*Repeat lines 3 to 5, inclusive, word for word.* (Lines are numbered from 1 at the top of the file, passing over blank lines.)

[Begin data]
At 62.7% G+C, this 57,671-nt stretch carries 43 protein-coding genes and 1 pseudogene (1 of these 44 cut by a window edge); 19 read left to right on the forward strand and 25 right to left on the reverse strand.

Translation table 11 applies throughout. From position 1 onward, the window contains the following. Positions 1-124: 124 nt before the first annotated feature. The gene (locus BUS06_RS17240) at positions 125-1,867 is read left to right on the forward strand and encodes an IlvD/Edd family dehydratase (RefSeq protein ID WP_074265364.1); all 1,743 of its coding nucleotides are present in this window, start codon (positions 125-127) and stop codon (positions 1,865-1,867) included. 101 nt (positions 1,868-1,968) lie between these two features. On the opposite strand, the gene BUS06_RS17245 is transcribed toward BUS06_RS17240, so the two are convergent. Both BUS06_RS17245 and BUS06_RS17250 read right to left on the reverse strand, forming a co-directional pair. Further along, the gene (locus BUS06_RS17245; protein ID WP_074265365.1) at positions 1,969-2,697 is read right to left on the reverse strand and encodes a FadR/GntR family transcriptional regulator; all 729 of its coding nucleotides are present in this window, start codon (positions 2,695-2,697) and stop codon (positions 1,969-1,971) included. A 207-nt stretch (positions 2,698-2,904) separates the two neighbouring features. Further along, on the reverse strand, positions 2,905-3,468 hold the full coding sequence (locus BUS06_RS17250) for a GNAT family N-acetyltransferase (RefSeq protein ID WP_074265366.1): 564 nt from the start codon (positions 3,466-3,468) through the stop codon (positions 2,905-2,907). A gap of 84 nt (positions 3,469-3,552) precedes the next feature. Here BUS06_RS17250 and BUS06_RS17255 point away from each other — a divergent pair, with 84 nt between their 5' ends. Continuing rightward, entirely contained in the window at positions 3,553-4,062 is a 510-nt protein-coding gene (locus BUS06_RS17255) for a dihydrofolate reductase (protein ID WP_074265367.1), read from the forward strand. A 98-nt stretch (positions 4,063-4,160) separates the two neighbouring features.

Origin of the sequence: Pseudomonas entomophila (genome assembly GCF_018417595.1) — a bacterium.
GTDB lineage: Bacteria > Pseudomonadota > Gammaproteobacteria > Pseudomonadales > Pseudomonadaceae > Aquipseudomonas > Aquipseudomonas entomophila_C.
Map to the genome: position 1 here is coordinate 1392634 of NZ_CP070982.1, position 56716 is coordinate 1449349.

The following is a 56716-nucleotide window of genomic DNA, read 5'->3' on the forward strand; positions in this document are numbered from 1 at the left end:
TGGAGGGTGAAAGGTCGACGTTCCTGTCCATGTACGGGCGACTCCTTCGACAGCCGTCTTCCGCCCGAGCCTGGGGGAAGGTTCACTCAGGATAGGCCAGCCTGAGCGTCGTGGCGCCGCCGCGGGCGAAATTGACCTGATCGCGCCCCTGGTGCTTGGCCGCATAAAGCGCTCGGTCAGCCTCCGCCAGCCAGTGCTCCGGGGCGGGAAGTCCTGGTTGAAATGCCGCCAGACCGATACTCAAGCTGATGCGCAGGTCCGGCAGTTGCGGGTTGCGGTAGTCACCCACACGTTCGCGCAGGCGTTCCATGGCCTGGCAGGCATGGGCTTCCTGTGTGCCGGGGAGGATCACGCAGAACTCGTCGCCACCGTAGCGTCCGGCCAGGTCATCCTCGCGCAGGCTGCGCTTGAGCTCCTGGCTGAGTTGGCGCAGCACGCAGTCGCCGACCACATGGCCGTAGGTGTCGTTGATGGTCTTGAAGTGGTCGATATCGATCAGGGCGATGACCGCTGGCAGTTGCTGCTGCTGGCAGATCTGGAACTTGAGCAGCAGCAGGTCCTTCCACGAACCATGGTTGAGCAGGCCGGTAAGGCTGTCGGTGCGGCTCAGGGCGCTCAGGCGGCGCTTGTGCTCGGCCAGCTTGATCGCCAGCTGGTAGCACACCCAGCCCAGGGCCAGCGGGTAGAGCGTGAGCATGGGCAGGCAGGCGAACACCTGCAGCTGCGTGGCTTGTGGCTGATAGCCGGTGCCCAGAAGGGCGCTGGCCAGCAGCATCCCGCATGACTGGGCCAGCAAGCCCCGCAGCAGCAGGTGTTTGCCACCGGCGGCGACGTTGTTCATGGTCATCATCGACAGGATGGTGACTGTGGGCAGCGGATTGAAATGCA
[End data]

Origin of the sequence: Pseudomonas entomophila (genome assembly GCF_018417595.1) — a bacterium.
GTDB lineage: Bacteria > Pseudomonadota > Gammaproteobacteria > Pseudomonadales > Pseudomonadaceae > Aquipseudomonas > Aquipseudomonas entomophila_C.
Map to the genome: position 1 here is coordinate 1392634 of NZ_CP070982.1, position 56716 is coordinate 1449349.